While online learning allows incorporation of useful features such as audio-visual inputs, debates and role plays, the ethical dilemma was in the enforcement of compulsory classroom participation, stated the findings of a research conducted by Indian Institute of Technology (IIT) Jodhpur research team. The research was conducted on social and ethical issues associated with the pandemic-induced online mode of learning among students and teachers of higher education in India.
According to an official release, the research team was led by Venkatesha Murthy, assistant professor, School of Management and Entrepreneurship, IIT Jodhpur. “We have captured the ethical nuances of this new reality by juxtaposing the lived experiences of the two key stakeholders (learners and educators) and also captured the phenomena across multiple academic disciplines.” Murthy said.
The research further suggested that in India, outcomes of online education are complicated due to several factors which includes- approximately over 30 million learners, poor internet connectivity in many places, and non-availability of private learning spaces at home for many learners. “To tackle this complex subject, the research team employed a qualitative analysis approach with a thematic framework to collect data on online learning, and to understand the socio-psychological and ethical challenges to the online learning process,” the statement said.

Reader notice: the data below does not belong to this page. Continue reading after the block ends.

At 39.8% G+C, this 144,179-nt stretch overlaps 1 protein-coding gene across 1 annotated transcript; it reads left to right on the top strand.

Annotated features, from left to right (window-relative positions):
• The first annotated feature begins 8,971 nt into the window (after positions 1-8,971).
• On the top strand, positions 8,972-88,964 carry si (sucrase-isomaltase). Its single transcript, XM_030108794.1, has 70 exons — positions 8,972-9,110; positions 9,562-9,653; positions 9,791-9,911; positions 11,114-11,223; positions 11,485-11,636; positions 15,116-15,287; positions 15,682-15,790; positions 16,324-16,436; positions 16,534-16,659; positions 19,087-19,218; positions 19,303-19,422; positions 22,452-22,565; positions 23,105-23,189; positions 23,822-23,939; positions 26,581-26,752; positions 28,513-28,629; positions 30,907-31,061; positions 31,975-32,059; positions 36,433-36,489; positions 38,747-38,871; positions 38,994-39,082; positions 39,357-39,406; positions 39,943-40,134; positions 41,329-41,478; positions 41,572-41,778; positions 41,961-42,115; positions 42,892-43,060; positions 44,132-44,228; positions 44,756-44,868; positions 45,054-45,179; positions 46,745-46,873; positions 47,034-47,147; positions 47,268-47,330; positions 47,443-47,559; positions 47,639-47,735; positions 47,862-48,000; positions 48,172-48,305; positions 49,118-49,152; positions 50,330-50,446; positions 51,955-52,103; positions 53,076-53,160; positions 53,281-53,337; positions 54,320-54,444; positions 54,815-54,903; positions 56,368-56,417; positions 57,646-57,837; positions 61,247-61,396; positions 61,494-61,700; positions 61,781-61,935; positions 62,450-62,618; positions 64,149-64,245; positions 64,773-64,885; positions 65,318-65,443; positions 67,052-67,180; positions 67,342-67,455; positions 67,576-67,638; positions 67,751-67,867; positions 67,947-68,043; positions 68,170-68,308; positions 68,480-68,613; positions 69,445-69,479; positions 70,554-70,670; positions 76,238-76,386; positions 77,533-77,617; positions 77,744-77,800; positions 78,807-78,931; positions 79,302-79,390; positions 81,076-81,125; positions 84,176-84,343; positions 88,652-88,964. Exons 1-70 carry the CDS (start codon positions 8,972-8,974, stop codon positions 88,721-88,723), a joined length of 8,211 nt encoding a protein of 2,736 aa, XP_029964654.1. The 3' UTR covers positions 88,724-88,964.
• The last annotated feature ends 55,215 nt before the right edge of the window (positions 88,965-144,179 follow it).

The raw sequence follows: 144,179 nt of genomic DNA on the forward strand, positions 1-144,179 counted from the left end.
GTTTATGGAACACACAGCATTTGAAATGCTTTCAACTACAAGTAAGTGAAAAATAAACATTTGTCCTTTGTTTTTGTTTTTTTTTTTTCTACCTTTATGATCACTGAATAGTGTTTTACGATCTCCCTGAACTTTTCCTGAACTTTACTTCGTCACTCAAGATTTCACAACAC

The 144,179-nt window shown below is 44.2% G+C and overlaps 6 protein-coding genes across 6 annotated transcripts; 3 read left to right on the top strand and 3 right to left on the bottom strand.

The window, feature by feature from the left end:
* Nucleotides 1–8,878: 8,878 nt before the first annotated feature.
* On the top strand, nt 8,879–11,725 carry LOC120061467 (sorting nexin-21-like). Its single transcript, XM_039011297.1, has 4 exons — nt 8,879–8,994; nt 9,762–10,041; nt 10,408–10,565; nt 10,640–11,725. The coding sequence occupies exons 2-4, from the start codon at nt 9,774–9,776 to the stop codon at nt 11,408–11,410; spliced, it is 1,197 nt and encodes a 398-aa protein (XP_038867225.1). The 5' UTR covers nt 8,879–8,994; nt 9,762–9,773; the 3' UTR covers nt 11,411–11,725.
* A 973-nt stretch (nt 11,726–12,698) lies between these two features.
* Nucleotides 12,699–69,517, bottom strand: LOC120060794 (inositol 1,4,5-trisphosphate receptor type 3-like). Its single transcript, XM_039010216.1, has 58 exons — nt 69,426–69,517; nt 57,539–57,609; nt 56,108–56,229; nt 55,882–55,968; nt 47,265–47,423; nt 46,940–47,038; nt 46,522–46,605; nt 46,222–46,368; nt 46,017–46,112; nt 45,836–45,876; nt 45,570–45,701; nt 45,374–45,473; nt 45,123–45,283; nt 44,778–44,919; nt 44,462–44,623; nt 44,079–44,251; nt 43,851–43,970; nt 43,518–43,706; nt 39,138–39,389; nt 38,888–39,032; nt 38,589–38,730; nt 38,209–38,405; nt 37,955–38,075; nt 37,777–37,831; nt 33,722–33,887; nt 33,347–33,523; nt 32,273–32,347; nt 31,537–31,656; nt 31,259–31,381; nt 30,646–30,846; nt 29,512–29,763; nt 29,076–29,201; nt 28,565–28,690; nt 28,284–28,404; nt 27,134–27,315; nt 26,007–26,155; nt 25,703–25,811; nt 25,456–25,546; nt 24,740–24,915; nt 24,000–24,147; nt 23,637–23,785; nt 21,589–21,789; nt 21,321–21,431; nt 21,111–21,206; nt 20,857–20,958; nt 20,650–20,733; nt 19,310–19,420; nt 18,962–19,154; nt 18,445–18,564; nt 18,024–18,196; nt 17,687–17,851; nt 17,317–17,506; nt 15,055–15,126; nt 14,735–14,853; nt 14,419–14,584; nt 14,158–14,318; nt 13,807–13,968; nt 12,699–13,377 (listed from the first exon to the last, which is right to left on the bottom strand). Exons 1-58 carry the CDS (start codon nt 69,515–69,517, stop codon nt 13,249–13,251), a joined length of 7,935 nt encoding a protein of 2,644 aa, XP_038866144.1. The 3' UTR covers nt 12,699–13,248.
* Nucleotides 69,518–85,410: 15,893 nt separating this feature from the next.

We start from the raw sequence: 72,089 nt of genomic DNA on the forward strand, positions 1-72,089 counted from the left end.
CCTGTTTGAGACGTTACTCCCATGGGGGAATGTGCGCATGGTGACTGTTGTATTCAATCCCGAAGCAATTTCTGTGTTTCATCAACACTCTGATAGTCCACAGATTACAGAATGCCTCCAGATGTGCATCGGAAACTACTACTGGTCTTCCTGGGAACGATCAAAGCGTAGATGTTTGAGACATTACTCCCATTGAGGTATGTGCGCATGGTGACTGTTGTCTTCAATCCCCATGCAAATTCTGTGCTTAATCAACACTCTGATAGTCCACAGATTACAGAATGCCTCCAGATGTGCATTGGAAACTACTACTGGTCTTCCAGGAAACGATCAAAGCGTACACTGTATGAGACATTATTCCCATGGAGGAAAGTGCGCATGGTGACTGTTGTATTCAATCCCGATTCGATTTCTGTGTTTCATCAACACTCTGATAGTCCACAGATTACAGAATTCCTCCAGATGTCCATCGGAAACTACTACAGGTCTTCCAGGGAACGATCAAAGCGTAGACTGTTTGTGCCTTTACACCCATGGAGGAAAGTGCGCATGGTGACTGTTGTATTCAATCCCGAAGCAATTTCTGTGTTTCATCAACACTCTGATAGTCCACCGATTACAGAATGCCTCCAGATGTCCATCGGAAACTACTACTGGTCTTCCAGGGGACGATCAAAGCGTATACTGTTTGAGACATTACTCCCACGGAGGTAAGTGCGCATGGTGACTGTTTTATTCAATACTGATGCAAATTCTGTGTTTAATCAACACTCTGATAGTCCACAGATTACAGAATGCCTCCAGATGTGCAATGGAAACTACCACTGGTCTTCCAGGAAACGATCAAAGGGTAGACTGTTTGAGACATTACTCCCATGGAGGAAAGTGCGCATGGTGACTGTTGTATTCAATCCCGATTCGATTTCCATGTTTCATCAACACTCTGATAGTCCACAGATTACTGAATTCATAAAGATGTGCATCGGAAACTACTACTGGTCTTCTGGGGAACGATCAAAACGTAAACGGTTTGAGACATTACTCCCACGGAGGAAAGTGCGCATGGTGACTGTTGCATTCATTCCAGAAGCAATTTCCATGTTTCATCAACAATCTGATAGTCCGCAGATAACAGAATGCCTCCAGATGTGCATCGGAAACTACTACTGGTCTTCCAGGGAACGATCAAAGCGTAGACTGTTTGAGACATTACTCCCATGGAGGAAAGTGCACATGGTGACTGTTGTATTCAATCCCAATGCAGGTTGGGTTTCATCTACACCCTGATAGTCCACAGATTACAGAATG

Furthermore, it added that during the online practice, live camera feed was often considered an intrusion into the learner’s private space. It caused discomfort to learners, their family members, and other participants in the virtual classroom, it stated. “Similarly, the privacy of educators was also a sensitive issue, as many teachers worried about public release of their videos and caricatures in some unpleasant way,” the research outcome added.
According to the understanding of the research, it suggested that there is a need for educational institutions and faculty to gain technology know-how to enable seamless transition from face-to-face to online learning. Researchers also recommend learners can be provided self-paced, self-directed online lessons in the form of Massive Open Online Courses (MOOCs) or faculty-created asynchronous videos. “Field visits and self-learning through collaboration can also be fostered for hybrid approaches,” it added.